I sent this rejection letter this morning about a paper submitted to the International Journal of Forecasting.
I am writing to you regarding manuscript ????? entitled “xxxxxxxxxxxx” which you submitted to the International Journal of Forecasting.
It so happens that I am aware that this paper was previously reviewed for the YYYYYYY journal. It seems that you have not bothered to make any of the changes recommended by the reviewers of your submission to YYYYYYY. Just submitting the same paper to another journal is extremely poor practice, and I am disappointed that you have taken this path. Reviewers spend a great deal of time providing comments, and it is disrespectful to ignore them. I don’t expect you to do everything they say, but I would expect some of their comments to be helpful.
I am unwilling to consider the paper further for the International Journal of Forecasting. Read the previous reviews to know why. And before you submit the paper to a new journal, take the time to consider the reviews you have already been given.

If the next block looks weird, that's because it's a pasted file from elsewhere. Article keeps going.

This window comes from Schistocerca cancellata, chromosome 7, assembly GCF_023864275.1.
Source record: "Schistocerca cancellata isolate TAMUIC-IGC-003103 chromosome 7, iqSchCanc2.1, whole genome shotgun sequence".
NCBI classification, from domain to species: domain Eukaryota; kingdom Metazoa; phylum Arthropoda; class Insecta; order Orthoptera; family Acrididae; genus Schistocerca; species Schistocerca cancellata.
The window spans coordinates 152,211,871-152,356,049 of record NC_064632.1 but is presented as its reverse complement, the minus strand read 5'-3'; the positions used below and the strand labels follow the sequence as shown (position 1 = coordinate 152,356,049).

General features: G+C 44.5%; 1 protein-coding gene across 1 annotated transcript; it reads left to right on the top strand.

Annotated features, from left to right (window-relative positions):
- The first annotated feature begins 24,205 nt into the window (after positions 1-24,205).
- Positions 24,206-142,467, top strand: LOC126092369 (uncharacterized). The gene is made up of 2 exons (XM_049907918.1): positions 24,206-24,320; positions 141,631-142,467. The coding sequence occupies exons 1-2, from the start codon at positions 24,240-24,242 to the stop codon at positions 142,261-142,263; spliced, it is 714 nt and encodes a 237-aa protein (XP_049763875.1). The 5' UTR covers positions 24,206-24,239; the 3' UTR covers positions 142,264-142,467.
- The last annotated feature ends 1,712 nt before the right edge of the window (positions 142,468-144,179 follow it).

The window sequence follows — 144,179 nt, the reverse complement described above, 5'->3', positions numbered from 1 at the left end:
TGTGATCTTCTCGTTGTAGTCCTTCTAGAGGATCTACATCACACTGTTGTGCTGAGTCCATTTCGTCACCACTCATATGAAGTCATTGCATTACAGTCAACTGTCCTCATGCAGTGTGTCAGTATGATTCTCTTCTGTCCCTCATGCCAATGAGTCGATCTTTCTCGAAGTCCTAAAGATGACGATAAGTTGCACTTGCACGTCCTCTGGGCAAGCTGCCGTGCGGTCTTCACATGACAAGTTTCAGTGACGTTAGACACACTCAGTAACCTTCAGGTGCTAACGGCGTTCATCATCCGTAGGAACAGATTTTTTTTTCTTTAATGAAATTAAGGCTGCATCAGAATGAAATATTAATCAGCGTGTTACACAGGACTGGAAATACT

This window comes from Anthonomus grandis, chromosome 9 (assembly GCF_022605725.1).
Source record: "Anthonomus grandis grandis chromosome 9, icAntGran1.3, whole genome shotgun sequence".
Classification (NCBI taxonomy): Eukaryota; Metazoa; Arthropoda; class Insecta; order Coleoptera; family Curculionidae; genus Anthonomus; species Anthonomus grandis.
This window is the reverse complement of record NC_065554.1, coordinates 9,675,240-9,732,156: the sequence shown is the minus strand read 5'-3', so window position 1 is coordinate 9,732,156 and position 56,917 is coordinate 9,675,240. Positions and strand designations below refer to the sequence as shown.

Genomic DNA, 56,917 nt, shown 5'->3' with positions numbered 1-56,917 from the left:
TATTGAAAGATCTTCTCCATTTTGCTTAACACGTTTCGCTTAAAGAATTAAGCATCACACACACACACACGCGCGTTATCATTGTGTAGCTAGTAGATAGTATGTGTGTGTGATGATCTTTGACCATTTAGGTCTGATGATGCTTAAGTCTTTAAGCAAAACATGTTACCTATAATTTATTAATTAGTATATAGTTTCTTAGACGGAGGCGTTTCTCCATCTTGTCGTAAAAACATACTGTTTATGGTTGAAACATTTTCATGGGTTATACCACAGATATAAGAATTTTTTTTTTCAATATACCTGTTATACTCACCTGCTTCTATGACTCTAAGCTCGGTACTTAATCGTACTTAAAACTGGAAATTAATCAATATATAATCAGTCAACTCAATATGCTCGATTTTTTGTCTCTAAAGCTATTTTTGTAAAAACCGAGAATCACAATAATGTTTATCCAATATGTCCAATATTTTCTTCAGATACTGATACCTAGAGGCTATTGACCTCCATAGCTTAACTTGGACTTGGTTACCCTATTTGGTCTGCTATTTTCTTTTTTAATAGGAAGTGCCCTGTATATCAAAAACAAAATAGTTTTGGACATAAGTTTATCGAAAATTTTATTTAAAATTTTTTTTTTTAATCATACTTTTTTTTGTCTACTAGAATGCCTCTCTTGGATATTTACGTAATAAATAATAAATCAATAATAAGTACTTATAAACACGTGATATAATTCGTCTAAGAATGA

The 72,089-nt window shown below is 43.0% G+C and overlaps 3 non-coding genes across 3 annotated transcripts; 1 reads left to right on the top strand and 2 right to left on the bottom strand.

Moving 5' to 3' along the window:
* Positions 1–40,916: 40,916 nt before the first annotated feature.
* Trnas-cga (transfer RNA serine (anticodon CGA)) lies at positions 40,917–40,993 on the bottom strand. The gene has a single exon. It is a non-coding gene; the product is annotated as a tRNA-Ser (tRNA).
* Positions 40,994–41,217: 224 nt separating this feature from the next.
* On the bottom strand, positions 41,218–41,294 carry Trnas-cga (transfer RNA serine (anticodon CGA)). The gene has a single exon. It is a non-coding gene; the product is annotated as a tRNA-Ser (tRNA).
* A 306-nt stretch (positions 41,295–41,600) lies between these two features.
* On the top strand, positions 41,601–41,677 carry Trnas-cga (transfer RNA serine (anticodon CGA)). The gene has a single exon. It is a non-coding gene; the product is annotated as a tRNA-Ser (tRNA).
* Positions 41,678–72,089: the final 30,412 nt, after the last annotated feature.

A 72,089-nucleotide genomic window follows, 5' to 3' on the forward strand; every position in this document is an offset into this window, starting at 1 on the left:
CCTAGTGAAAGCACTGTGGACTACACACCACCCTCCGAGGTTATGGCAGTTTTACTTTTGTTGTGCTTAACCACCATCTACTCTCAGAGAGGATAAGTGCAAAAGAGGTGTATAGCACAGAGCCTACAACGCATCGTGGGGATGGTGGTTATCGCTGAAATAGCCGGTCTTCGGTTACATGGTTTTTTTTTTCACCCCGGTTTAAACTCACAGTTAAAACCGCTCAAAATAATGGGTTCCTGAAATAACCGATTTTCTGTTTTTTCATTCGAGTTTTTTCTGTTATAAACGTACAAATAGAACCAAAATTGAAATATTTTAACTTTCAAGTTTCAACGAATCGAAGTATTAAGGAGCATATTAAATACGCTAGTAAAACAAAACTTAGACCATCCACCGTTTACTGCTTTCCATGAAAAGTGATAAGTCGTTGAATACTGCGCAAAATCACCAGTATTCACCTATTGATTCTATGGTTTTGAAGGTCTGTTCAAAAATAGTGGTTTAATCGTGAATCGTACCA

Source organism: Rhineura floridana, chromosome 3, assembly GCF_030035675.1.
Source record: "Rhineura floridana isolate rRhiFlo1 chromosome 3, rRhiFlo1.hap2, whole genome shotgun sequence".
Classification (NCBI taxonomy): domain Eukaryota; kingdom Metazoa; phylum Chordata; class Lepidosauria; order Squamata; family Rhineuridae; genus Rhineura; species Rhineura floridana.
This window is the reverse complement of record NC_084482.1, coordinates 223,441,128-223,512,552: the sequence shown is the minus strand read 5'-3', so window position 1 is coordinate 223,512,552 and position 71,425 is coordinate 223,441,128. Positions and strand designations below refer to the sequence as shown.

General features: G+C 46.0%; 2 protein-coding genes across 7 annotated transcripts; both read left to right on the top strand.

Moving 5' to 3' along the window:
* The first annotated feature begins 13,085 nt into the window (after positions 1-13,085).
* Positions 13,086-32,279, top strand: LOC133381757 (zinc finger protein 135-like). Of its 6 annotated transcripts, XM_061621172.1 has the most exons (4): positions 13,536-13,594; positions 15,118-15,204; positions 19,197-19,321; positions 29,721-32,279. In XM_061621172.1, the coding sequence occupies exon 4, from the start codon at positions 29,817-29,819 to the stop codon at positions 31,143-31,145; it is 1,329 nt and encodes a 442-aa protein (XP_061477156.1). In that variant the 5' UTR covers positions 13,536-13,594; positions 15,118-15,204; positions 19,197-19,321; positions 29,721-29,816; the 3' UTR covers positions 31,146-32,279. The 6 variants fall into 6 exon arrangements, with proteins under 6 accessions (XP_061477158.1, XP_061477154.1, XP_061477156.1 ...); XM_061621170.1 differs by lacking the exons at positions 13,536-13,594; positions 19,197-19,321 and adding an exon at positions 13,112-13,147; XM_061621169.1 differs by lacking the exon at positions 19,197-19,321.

(Editor-in-Chief, International Journal of Forecasting)
I have written on this issue before. The peer-review system requires people to donate considerable amounts of time to writing reviews. In general, they do a great job and provide helpful comments. So it really annoys me when authors treat the system as a game with the aim to get a paper accepted with minimal work, and with no interest in learning from feedback.
- Always listen to reviewers
- Joining an editorial board
- Why referee?
- Becoming a referee
- Probabilistic forecasting by Gneiting and Katzfuss (2014)